The Informed Gardener
Named an "Outstanding Title" in University Press Books for Public and Secondary School Libraries, 2009
In this introduction to sustainable landscaping practices, Linda Chalker-Scott addresses the most common myths and misconceptions that plague home gardeners and horticultural professionals. Chalker-Scott offers invaluable advice to gardeners gardeners who have wondered:
o Are native plants the best choice for sustainable landscaping?
o Should you avoid disturbing the root ball when planting?
o Are organic products better or safer than synthetic ones?
o What is the best way to control weeds-fabric or mulch?
o Does giving vitamins to plants stimulate growth?
o Are compost teas effective in controlling diseases?
o When is the best time to water in hot weather?
o If you pay more, do you get a higher-quality plant?
o How can you differentiate good advice from bad advice?
The answers may surprise you. In her more than twenty years as a university researcher and educator in the field of plant physiology, Linda Chalker-Scott has discovered a number of so-called truths that originated in traditional agriculture and that have been applied to urban horticulture, in many cases damaging both plant and environmental health. The Informed Gardener is based on basic and applied research from university faculty and landscape professionals, originally published in peer-reviewed journals.
After reading this book, you will:
o Understand your landscape or garden plants as components of a living system
o Save time (by not overdoing soil preparation, weeding, pruning, staking, or replacing plants that have died before their time)
o Save money (by avoiding worthless or harmful garden products, and producing healthier, longer-lived plants)
o Reduce use of fertilizers and pesticides
o Assess marketing claims objectively
This book will be of interest to landscape architects, nursery and landscape professionals, urban foresters, arborists, certified professional horticulturists, and home gardeners.
For more information go to: http://www.theinformedgardener.com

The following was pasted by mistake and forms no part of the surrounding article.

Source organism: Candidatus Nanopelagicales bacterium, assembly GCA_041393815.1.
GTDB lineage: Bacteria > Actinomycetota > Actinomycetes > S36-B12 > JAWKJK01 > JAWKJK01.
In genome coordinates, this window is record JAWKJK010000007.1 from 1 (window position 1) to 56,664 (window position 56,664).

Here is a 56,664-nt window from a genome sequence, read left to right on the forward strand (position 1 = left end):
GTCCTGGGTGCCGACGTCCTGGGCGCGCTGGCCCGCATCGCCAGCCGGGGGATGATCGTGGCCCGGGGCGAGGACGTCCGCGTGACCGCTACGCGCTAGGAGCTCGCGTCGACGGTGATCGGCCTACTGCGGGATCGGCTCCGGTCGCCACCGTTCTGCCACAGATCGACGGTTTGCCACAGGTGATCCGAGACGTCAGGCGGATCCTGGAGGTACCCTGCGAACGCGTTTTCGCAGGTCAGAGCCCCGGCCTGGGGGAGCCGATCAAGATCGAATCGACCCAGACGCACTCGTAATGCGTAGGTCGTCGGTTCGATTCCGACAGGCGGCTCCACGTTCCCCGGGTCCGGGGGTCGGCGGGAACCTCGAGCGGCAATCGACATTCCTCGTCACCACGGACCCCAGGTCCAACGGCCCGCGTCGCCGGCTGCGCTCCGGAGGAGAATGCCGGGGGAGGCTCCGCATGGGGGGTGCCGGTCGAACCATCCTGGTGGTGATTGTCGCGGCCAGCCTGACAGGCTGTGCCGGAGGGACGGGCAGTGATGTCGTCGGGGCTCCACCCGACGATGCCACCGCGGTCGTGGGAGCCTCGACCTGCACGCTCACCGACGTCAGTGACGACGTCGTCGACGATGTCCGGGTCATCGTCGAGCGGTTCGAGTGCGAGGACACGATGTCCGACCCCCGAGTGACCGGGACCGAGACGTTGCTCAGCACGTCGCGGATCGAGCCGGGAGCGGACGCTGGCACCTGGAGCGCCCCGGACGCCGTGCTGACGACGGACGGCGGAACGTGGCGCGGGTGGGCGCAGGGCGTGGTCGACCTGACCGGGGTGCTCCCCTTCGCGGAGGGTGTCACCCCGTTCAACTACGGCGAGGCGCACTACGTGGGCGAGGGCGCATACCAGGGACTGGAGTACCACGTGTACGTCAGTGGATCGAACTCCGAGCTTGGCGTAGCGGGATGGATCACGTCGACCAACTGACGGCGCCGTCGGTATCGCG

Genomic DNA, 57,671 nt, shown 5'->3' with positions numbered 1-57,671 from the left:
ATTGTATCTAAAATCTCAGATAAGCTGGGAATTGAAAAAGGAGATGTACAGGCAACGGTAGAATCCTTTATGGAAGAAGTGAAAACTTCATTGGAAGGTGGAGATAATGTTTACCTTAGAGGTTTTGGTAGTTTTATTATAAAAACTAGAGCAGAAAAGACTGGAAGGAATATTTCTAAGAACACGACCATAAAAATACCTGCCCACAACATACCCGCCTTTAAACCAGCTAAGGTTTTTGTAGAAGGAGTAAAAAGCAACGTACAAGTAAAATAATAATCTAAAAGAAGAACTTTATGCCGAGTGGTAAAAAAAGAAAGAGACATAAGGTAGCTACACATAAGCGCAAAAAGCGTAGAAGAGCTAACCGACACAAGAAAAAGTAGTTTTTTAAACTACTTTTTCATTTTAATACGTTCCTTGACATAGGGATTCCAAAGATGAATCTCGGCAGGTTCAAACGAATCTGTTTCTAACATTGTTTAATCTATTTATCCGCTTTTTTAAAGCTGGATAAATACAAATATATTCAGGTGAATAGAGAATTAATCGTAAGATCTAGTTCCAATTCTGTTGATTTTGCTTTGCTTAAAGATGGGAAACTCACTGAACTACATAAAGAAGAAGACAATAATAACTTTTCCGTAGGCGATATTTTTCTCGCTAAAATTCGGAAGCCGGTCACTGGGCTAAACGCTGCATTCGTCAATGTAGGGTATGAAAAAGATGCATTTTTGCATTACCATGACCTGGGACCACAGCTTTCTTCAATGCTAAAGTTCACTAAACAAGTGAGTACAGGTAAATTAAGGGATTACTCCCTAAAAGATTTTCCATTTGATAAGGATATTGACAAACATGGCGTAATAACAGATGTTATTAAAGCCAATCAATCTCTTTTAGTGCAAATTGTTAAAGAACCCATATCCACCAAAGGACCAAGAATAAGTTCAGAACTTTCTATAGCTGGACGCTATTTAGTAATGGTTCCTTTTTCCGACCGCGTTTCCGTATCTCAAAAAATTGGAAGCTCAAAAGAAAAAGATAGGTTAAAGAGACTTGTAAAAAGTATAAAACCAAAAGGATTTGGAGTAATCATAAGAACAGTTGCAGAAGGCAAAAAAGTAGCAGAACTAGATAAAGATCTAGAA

About the Author
"Chalker-Scott is a one-woman Consumer Reports on gardening practices. Her book takes a look at what we think we know and what we've heard to be true, then holds it up against what research shows."—The Patriot News
"A succinct and easy-to-navigate resource . . . . Chalker-Scott's instructions are clear enough for even a first-time gardener to follow."—The Bloomsbury Review
"This enjoyable book should find its way into the hands of almost every gardener. . . . Highly recommended for public libraries with gardeners ready to tackle the literature, as well as academic and special libraries with interests in horticulture and gardening."—Library Journal
"Chalker-Scott's approach is unique in that she speaks about gardening as a genuine expert—- with academic credentials—- who debunks numerous myths. . . . in a manner that is easy for us laypeople to understand and absorb. . . Her conclusions are good advice for all of us to follow."—Washington State Grange News
"In her first book she takes on common garden myths about fertilizer, mulch, transplanting, staking, compost tea, watering and many more potentially confusing topics. She skillfully debunks them with current research as well as her experience in extension horticulture."—Seattle Times
"The Informed Gardener is a thorough, well-written guide and is highly recommended to any gardening enthusiast."—Midwest Book Review
"An informative, helpful guide to sustainable landscaping, with valuable emphasis on cutting through many of the myths and misunderstandings that now surround this increasingly hot topic."—Seattle Post-Intelligencer
"[Linda Chalker-Scott's] book does great service in helping the urban gardener move past common practices that hinder instead of help, looking to nature itself as the ultimate teacher of truths."—Cascadia Weekly
"Linda Chalker-Scott is gardening's version of television's 'MythBusters.' Ok, so she isn't so keen on blowing things up, but she does use scientific research to explain why many traditional horticultural practices aren't suitable for urban landscapes."—Tacoma News
"What a godsend to have so many competing claims about gardening examined from a scientific viewpoint and explained in an easy—to—read format."—Susan Harris, www.sustainable—gardening.com and www.gardenrant.com
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